Around the nation, big beer producers contribute to the campaigns of politicians who will support policies that discourage competition from local upstarts—for example, taxes on breweries and laws that prevent breweries from selling their kegs directly to consumers (instead of through a distributor). But what's unique about the South is that there's a voting bloc—the Baptists—whose moral stance against alcohol happens to align with large producers' desires to keep new competitors from getting started in the business.So micro-brew is becoming increasingly popular, and only in the South can big breweries effectively smash their competition by using government to restrict people from entering the field of competition. Micro-whisky isn't much an issue as yet, but if it became one, it might follow the same pattern. Kentucky Bourbon and Tennessee Whiskey would then be a kind of historical accident; you might see a similar pattern of distribution to micro-breweries, just because they'd find it easier in non-Baptist states to get the laws changed to make their business legal.
It's an interesting theory. The South does have some microbreweries, including several good ones not too far from me. I'm a fan of the Highland Brewing Company's Oatmeal Porter, and Terrapin Brewery's Hopsecutioner IPA . North Carolina's beer culture is starting to flourish, at least in the mountain west. As for Terrapin, it has a brand new competitor in downtown Athens, Georgia: a brewery called Creature Comforts that is set up in an old tire shop.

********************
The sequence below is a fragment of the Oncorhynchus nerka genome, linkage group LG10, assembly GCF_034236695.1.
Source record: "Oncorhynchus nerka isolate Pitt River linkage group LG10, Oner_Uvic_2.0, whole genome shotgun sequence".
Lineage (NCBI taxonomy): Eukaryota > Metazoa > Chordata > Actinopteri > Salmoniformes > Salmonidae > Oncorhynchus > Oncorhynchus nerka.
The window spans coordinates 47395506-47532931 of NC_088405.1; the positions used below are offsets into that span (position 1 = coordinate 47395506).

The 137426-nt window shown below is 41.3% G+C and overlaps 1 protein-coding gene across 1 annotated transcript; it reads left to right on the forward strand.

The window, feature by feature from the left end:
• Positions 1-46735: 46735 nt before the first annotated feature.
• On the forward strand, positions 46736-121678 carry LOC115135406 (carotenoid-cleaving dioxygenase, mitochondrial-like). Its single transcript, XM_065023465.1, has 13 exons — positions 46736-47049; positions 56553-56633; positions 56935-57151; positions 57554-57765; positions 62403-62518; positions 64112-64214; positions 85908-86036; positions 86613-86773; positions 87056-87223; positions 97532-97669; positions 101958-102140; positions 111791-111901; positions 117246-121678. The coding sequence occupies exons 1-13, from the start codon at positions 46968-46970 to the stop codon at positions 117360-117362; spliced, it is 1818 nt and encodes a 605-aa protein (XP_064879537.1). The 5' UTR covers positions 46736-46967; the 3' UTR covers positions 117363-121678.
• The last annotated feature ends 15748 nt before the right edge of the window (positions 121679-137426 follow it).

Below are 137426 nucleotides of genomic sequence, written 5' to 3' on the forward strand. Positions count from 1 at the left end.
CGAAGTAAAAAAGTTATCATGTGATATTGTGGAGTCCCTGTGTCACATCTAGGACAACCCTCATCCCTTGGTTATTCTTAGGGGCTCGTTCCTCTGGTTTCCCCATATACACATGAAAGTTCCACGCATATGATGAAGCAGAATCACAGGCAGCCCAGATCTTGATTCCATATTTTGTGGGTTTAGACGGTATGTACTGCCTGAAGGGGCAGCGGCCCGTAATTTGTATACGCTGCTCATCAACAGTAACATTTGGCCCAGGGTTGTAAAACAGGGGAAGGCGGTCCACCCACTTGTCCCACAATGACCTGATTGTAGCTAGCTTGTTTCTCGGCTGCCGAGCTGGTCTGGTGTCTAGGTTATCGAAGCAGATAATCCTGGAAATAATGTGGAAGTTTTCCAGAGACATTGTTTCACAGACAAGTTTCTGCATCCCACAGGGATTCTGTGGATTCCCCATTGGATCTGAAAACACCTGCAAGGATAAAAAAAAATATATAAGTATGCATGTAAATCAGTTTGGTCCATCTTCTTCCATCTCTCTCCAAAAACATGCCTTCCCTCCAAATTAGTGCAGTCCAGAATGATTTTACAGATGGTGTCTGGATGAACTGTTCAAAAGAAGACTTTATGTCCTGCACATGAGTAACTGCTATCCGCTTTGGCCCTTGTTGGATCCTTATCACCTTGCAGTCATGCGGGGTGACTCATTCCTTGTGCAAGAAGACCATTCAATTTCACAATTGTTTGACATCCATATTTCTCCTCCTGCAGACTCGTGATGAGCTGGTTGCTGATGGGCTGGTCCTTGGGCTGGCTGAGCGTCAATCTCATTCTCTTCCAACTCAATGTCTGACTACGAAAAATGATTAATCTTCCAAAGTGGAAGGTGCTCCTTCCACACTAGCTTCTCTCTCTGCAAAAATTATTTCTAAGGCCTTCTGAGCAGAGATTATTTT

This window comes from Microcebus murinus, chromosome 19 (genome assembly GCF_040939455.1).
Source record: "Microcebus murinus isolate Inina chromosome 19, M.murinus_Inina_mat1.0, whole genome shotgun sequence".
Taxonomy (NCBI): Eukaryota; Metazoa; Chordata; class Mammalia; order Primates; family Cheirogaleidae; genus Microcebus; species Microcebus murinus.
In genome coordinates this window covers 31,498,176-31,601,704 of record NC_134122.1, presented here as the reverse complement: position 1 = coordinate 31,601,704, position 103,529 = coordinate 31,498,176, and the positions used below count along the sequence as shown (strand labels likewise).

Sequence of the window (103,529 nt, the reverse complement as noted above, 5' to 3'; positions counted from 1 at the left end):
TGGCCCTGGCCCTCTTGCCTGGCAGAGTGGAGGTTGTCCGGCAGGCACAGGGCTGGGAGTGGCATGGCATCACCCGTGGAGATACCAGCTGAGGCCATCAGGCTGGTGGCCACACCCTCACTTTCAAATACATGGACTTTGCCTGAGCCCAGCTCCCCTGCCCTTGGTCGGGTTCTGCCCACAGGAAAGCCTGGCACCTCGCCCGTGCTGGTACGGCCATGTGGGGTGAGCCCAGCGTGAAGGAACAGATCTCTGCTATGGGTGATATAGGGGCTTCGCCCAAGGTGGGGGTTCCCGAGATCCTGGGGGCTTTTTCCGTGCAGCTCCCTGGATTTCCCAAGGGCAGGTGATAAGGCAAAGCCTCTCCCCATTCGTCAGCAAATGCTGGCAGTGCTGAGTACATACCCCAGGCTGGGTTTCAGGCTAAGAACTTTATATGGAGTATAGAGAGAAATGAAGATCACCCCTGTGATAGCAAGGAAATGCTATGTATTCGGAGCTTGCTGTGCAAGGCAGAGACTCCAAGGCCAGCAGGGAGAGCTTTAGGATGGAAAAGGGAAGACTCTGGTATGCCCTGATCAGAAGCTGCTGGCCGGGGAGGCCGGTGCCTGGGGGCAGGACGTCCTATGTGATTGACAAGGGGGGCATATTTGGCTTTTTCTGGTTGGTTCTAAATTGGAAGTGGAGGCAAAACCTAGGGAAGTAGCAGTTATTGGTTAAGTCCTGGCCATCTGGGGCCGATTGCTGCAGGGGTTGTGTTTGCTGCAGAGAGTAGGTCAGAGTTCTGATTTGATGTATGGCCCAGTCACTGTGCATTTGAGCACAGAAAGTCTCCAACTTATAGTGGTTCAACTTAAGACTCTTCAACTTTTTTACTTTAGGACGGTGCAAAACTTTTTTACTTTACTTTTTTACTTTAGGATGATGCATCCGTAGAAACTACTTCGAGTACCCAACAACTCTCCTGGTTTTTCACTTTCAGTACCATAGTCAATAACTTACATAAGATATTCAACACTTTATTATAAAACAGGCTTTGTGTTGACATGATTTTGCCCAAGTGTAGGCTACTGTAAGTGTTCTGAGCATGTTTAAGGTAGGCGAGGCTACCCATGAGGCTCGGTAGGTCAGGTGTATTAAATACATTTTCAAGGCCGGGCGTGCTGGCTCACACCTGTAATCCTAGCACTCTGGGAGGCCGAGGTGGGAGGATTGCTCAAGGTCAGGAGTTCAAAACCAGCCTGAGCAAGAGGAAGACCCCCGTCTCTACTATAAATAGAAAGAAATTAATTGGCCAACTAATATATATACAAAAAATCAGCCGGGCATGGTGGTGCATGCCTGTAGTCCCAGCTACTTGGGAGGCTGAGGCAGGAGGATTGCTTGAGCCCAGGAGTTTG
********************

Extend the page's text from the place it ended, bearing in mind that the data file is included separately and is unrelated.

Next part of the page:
UPDATE: So this video of New Yorkers trying moonshine reminds me that there has been a trend of fake moonshine drinks that have been approved around the South the last few years. I've never tried any of them, for two reasons.
1) I hate attempts by the soft to create tourist versions of the South. The last time I passed through Pigeon Forge on the way to the Smoky Mountains, I stopped at a place called The Iron Boar Saloon, billing itself "Best Biker Bar in Pigeon Forge." The bartender looked horrified when I walked into the place. It was all stucco and Yuppies in khaki shorts.
2) I've had enough real moonshine that I don't feel any special nostalgia for it. That stuff will wreck you. I only consent to drink it when a friend has made it, will have his feelings hurt if I don't try it, and I'm settled in for the night and not going anywhere at all before morning. This usually happens around a campsite, as the stuff doubles as a very effective fuel for beer-can alcohol stoves.
Still, the video is amusing -- especially when, after several tourist versions, they finally produce the real stuff at the end. Ninety percent pure, baby.